Tagged: Yankees

Kenny Rogers’ Mets career: One minute on a scalding stove

rogers.jpgAllow me to share a bit of AIM away message wisdom. I swear, it’s relevant. My best friend forever (bff), Ski, once posted Albert Einstein’s famous quote about relativity:

When a man sits with a pretty girl for an hour, it seems like a minute. But let him sit on a hot stove for a minute, and it’s longer than any hour. That’s relativity.

What prompted this thought for me was a story I produced Saturday night regarding the probable retirement of southpaw Kenny Rogers, he of the Rangers (thrice), Tigers, Yankees, A’s, Twins, and, regrettably, my Metropolitans.

I say regrettably because in 1999, Rogers issued the dreaded walk-off walk in Game 5 of the NLCS against the hated Braves. It was a scene all too predictable. The Mets, in the opinions of many, were actually better in 1999 than they were in 2000, when they went to the World Series. They just couldn’t get around the little hurdle we call the Bravos, which, fortunately, was taken care of for them by the Redbirds in ’00.

Rogers, for his part, was a midseason addition via trade to the Mets that season, having retreated with his tail between his legs to obscurity with the Oakland A’s after his miserable stint with the Yankees in 1996 and ’97. Word on the street was, The Gambler couldn’t handle the Big Apple’s bright lights with  the Yanks. So, of course, who else would the Mets have on the mound for the deciding pitch of their season than an aging midseason addition who had already proven he didn’t care for the spotlight?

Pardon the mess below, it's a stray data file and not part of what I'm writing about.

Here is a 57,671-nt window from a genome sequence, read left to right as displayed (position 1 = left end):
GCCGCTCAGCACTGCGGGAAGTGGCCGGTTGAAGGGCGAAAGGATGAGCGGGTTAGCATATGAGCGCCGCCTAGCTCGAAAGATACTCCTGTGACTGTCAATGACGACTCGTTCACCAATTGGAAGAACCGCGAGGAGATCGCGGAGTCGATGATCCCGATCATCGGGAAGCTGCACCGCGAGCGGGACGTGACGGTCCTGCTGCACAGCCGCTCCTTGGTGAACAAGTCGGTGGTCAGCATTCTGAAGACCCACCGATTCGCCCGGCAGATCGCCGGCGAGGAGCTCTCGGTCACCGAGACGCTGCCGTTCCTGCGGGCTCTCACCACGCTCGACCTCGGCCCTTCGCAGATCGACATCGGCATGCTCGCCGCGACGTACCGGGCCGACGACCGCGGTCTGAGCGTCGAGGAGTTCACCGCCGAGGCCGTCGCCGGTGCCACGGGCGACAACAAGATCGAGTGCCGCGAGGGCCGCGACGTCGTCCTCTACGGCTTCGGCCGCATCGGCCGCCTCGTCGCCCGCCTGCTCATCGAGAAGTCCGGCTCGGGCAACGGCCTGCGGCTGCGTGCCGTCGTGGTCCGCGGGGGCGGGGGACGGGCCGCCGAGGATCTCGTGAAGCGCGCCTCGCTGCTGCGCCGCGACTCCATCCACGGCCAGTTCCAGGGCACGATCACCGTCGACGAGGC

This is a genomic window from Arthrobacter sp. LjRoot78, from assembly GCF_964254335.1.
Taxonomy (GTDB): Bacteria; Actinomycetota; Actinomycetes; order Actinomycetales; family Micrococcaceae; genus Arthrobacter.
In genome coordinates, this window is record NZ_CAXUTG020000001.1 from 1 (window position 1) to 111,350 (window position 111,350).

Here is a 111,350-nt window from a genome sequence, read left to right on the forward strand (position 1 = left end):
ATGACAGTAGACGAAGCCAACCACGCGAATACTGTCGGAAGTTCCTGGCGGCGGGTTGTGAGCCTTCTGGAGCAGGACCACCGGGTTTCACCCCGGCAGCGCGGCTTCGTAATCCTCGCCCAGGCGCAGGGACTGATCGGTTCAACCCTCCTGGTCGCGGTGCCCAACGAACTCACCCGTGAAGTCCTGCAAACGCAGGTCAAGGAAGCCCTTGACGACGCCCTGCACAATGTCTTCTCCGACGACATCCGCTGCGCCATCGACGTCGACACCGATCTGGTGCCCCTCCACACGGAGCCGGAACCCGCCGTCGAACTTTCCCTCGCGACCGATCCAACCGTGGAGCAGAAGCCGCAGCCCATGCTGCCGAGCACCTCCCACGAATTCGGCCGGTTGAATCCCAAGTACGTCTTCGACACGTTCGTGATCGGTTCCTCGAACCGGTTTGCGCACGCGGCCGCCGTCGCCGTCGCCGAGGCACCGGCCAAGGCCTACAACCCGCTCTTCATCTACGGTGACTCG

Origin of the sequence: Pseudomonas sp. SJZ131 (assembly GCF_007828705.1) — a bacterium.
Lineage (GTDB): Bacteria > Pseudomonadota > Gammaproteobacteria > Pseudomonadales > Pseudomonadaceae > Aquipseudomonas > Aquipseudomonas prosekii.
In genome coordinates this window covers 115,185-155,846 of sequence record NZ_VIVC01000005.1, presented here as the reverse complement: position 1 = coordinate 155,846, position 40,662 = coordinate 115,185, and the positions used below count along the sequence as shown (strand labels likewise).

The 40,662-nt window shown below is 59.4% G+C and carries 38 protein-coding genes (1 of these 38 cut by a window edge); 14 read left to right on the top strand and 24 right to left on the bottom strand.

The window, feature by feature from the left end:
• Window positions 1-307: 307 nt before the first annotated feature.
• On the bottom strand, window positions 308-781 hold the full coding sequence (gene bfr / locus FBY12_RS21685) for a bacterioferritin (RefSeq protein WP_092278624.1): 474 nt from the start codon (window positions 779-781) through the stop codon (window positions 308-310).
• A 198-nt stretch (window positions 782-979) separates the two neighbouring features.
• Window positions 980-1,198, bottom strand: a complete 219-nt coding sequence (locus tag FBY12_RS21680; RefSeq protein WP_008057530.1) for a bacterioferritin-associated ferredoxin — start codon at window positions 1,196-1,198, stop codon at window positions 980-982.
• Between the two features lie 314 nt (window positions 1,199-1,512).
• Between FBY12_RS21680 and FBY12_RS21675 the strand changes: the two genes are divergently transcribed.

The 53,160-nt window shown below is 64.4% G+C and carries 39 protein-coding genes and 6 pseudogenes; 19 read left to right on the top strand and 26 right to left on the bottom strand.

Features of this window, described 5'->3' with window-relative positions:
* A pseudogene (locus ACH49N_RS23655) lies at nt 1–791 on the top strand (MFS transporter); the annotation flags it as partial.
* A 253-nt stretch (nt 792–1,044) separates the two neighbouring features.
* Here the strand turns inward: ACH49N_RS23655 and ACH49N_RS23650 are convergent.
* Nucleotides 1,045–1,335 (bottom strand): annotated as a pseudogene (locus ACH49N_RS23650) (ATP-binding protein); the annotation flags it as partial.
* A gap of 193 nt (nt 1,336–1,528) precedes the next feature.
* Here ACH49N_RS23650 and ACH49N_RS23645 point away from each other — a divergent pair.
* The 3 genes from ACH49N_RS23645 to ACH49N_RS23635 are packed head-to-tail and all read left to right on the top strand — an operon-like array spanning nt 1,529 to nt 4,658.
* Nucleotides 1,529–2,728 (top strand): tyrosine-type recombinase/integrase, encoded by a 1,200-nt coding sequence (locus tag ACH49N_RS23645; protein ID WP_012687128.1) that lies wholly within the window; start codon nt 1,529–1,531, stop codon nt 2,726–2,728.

piazza.jpgBitter, much? Perhaps. But this is my experience with Rogers. This is my my one minute on a hot stove. Mike Piazza’s Mets career is my fleeting hour with a pretty girl. Did I actually just write that? That’s for another post.

For Rangers fans, I’d imagine it’s a mixed bag, perhaps more good than bad. The perfect game thing is pretty sweet. I wouldn’t mind seeing one of those for the Mets, considering no Amazin’s hurler has ever spun a no-hitter (let alone a perfecto). Leaving them high and dry for the Yanks’ big bucks — only to come crawling back — was not nice, nor was the camera incident. Rogers channeling his inner-Rodman was entirely less entertaining and kind of frightening in the passive-aggressive way he went about it. Why not just kick the guy in his family jewels, Kenny?

For Tigers fans, I’d imagine it was heavenly bliss, despite the eventual outcome of the ’06 World Series. Rogers cheated pitched his tail off that postseason, rosin smudge not withstanding.

When Rogers is an old man and the Mets have choked away suffered another handful of untimely teamwide slumps in many a September, I might wonder about Rogers. I might wonder about the relativity of sitting on millions of dollars upon retirement. Enjoy it, Rogers. Enjoy it.

Xavier Nady: Soon-to-be journeyman

When the Mets were apparently steamrolling their way to a World Series title (lol) in 2006, they flipped outfielder Xavier Nady to the Pirates for reliever Roberto Hernandez and throw-in Oliver Perez. A taxi accident involving setup man Duaner Sanchez necessitated the deal.

Mets fans, by and large, were pissed at Sanchez for being in a Miami-area taxi at 2 a.m. and equally upset the Mets had given up on Nady, whom they had taken a liking to. Fans in general tend to favor mediocre players who distinguish themselves with the occasional big play (see: Chavez, Endy).

Prior to joining the Mets and Bucs, Nady was a touted prospect in the Padres’ organization who never realized his potential.

2008, his age 29 season, was a breakout campaign, of sorts, for Nady, enjoying a previously unseen spike in on-base tendencies and power.

This drew the attention of the cherry picking Yankees, who, in looking to bolster their roster, dealt for Nady.

Then came this offseason, one which saw the Yankees first trade for 1B/OF/DH Nick Swisher and then sign first baseman Mark Teixeira. Now, rumors abound the Yanks will trade either Nady or Swisher — probably Nady, due in part to his career season and Swisher’s defensive flexibility.

X-Man, welcome to the ranks of the journeymen.